A mathematical model for predicting glucose levels in critically-ill patients: the PIGnOLI model.

Zhang Z - PeerJ (2015)

Graphical presentation of the BG predicted by the model including FP terms (red line) and the model with linear terms (blue line).Both models appeared similar in predicting BG. The initial BG was controlled at its mean value of 195.9 mg/dl.
© Copyright Policy - open-access
Related In: Results  -  Collection

License
Show All Figures
getmorefigures.php?uid=PMC4465940&req=5

fig-1: Graphical presentation of the BG predicted by the model including FP terms (red line) and the model with linear terms (blue line).Both models appeared similar in predicting BG. The initial BG was controlled at its mean value of 195.9 mg/dl.
Mentions: The parsimonious model was fitted to address the problem of instability. Graphical presentation showed that although the interaction term was statistically significant, the magnitude was of marginal clinical significance (Fig. 3 in Supplemental Information 2). Therefore, I opted not to incorporate interaction terms in the parsimonious model. Figure 1 shows the scatter points predicted by FP model and simple linear model, and the two lines were close to each other. Visual inspection of the graph indicates the use of parsimonious model would not compromise the prediction accuracy of the model.

Bottom Line: Insulin rate was significantly associated with blood glucose reduction (coefficient: -0.52, 95% CI [-1.03, -0.01]).Conclusion.The study developed the PIGnOLI model for the initial insulin dose setting.

View Article: PubMed Central - HTML - PubMed

Affiliation: Department of Critical Care Medicine, Jinhua Municipal Central Hospital, Jinhua Hospital of Zhejiang University , Zhejiang , PR China.

ABSTRACT
Background and Objectives. Glycemic control is of paramount importance in the intensive care unit. Presently, several BG control algorithms have been developed for clinical trials, but they are mostly based on experts' opinion and consensus. There are no validated models predicting how glucose levels will change after initiating of insulin infusion in critically ill patients. The study aimed to develop an equation for initial insulin dose setting. Methods. A large critical care database was employed for the study. Linear regression model fitting was employed. Retested blood glucose was used as the independent variable. Insulin rate was forced into the model. Multivariable fractional polynomials and interaction terms were used to explore the complex relationships among covariates. The overall fit of the model was examined by using residuals and adjusted R-squared values. Regression diagnostics were used to explore the influence of outliers on the model. Main Results. A total of 6,487 ICU admissions requiring insulin pump therapy were identified. The dataset was randomly split into two subsets at 7 to 3 ratio. The initial model comprised fractional polynomials and interactions terms. However, this model was not stable by excluding several outliers. I fitted a simple linear model without interaction. The selected prediction model (Predicting Glucose Levels in ICU, PIGnOLI) included variables of initial blood glucose, insulin rate, PO volume, total parental nutrition, body mass index (BMI), lactate, congestive heart failure, renal failure, liver disease, time interval of BS recheck, dextrose rate. Insulin rate was significantly associated with blood glucose reduction (coefficient: -0.52, 95% CI [-1.03, -0.01]). The parsimonious model was well validated with the validation subset, with an adjusted R-squared value of 0.8259. Conclusion. The study developed the PIGnOLI model for the initial insulin dose setting. Furthermore, experimental study is mandatory to examine whether adjustment of the insulin infusion rate based on PIGnOLI will benefit patients' outcomes.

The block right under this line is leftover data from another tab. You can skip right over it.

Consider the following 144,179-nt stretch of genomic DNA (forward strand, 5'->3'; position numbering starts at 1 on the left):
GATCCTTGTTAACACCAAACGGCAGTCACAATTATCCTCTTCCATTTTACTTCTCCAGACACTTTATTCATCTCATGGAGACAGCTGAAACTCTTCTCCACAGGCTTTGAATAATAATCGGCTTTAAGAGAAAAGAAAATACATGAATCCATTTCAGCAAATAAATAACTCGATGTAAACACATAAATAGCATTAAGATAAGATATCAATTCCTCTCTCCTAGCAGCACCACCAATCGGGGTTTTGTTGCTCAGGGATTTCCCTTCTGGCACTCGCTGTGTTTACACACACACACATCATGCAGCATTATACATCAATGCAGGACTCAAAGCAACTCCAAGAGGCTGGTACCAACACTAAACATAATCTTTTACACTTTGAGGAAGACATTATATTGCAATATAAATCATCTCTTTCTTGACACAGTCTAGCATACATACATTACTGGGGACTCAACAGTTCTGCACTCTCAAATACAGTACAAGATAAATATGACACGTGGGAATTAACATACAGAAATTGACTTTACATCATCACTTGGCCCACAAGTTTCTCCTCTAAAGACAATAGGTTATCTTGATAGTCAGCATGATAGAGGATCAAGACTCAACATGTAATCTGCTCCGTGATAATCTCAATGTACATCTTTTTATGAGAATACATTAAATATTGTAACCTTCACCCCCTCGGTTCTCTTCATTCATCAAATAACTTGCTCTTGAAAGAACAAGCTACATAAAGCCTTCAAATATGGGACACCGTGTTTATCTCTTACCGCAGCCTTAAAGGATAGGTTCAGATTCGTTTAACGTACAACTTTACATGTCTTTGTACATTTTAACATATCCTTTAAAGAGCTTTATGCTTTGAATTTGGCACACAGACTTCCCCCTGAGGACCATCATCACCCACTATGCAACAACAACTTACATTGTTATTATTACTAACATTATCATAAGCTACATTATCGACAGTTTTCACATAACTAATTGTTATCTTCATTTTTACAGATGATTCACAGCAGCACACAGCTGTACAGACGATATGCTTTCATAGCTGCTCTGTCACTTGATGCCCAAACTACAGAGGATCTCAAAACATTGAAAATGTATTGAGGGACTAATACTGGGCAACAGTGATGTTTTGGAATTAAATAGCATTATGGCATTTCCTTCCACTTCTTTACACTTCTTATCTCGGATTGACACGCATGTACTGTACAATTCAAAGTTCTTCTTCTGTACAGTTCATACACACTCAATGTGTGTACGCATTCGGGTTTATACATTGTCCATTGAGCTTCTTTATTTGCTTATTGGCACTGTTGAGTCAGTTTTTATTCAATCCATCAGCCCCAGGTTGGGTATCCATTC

No MeSH data available.


Related in: MedlinePlus